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Human Trna Guanylyltransferase Activity

$262
3 nmol
300 µl
SignalSilence® USP14 siRNA I from Cell Signaling Technology (CST) allows the researcher to specifically inhibit USP14 expression using RNA interference, a method whereby gene expression can be selectively silenced through the delivery of double stranded RNA molecules into the cell. All SignalSilence® siRNA products from CST are rigorously tested in-house and have been shown to reduce target protein expression by western analysis.
REACTIVITY
Human

Background: Ubiquitinating enzymes (UBEs) catalyze protein ubiquitination, a reversible process countered by deubiquitinating enzyme (DUB) action (1,2). Five DUB subfamilies are recognized, including the USP, UCH, OTU, MJD, and JAMM enzymes. In humans, there are three proteasomal DUBs: PSMD14 (POH1/RPN11), UCH37 (UCH-L5), and Ubiquitin-Specific Protease 14, which is also known as the 60 kDa subunit of tRNA-guanine transglycosylase (USP14/TGT60 kDa). USP14 is recruited to the proteasome through its reversible association with the PSMD2 (S2/hRPN1) subunit of the 19S regulatory particle. Whereas PSMD14 appears to promote substrate degradation (3,4), USP14 is thought to antagonize substrate degradation (5-8). While the underlying mechanism for the opposing roles of these two proteasomal DUBs is still uncertain, it is thought that USP14 removes ubiquitin from substrate upon docking of the substrate with the 26S proteasome. Furthermore, USP14 trims ubiquitin residues from the distal end of the polyubiquitin chain, thus decreasing the affinity of the chain for the ubiquitin receptors of the proteasome, and allowing for enhanced substrate stability (6,9,10). Studies have elucidated a physiologic role for USP14 in regulating synaptic activity in mammals (11). Research studies have shown that targeting this activity with small molecule inhibitors has potential benefits for the treatment of neurodegenerative diseases and cancer (5,12).

$260
100 µl
APPLICATIONS
REACTIVITY
Human, Mouse, Rat

Application Methods: Immunoprecipitation, Western Blotting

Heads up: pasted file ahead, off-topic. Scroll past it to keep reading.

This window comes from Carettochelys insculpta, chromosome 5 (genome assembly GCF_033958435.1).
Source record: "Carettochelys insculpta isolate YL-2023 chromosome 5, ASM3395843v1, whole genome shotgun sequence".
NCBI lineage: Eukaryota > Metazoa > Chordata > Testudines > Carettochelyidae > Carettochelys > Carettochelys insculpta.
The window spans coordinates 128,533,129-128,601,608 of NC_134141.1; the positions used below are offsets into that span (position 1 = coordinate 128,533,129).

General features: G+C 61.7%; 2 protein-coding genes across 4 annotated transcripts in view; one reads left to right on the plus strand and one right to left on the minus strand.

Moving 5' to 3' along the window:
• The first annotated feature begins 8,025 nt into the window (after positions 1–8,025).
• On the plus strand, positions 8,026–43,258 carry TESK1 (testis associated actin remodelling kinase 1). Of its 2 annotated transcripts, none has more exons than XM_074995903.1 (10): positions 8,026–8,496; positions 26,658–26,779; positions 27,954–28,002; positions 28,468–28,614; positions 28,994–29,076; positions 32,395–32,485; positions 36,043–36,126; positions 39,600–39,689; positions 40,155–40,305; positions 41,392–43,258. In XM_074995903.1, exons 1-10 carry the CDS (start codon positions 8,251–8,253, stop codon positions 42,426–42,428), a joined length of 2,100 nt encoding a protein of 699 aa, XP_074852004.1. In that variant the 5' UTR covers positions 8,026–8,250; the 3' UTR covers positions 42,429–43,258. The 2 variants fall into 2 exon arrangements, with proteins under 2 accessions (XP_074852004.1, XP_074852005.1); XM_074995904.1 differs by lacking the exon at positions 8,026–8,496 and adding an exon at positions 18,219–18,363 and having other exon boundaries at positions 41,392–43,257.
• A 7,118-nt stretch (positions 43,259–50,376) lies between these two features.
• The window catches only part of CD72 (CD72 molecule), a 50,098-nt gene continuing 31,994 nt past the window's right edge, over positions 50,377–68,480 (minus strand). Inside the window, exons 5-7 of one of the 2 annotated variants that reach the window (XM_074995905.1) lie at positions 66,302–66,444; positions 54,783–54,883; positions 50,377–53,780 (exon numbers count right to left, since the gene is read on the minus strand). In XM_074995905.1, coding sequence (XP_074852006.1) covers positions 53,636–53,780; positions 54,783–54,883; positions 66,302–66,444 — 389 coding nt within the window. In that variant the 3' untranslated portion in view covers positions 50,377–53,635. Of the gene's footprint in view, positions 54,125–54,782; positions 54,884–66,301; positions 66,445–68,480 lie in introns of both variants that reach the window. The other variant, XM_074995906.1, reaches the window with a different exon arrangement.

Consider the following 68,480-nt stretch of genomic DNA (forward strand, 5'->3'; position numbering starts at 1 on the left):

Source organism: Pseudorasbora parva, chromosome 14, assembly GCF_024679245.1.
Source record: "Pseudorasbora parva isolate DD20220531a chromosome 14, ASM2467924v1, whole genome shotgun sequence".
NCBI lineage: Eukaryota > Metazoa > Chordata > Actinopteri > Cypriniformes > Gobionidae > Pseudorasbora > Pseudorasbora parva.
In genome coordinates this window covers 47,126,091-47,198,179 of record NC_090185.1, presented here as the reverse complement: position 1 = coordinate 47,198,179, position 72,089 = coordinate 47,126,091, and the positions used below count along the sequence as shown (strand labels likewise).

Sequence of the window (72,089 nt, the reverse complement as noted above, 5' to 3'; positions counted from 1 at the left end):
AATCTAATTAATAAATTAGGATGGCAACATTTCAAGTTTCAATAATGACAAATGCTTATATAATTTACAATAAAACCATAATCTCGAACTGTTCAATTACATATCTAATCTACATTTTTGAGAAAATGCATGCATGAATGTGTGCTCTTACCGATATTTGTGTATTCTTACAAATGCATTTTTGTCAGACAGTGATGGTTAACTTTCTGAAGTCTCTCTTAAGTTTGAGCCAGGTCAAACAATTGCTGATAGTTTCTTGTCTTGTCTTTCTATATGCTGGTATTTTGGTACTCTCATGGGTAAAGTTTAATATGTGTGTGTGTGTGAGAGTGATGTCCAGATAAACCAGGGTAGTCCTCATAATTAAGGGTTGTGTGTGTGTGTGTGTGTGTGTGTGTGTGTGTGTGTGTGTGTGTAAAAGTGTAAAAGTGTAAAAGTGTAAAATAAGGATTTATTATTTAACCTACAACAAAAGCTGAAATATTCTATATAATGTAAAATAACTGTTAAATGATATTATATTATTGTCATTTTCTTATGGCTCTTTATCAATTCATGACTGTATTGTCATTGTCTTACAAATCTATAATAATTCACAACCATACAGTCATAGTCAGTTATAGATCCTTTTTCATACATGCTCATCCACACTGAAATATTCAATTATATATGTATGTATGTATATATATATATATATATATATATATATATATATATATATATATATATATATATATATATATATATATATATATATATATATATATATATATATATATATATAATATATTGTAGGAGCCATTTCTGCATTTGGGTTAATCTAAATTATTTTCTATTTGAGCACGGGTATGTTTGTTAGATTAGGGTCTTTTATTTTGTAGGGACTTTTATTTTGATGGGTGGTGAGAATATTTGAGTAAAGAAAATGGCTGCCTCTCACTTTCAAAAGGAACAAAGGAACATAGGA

Background: Ubiquitinating enzymes (UBEs) catalyze protein ubiquitination, a reversible process countered by deubiquitinating enzyme (DUB) action (1,2). Five DUB subfamilies are recognized, including the USP, UCH, OTU, MJD, and JAMM enzymes. In humans, there are three proteasomal DUBs: PSMD14 (POH1/RPN11), UCH37 (UCH-L5), and Ubiquitin-Specific Protease 14, which is also known as the 60 kDa subunit of tRNA-guanine transglycosylase (USP14/TGT60 kDa). USP14 is recruited to the proteasome through its reversible association with the PSMD2 (S2/hRPN1) subunit of the 19S regulatory particle. Whereas PSMD14 appears to promote substrate degradation (3,4), USP14 is thought to antagonize substrate degradation (5-8). While the underlying mechanism for the opposing roles of these two proteasomal DUBs is still uncertain, it is thought that USP14 removes ubiquitin from substrate upon docking of the substrate with the 26S proteasome. Furthermore, USP14 trims ubiquitin residues from the distal end of the polyubiquitin chain, thus decreasing the affinity of the chain for the ubiquitin receptors of the proteasome, and allowing for enhanced substrate stability (6,9,10). Studies have elucidated a physiologic role for USP14 in regulating synaptic activity in mammals (11). Research studies have shown that targeting this activity with small molecule inhibitors has potential benefits for the treatment of neurodegenerative diseases and cancer (5,12).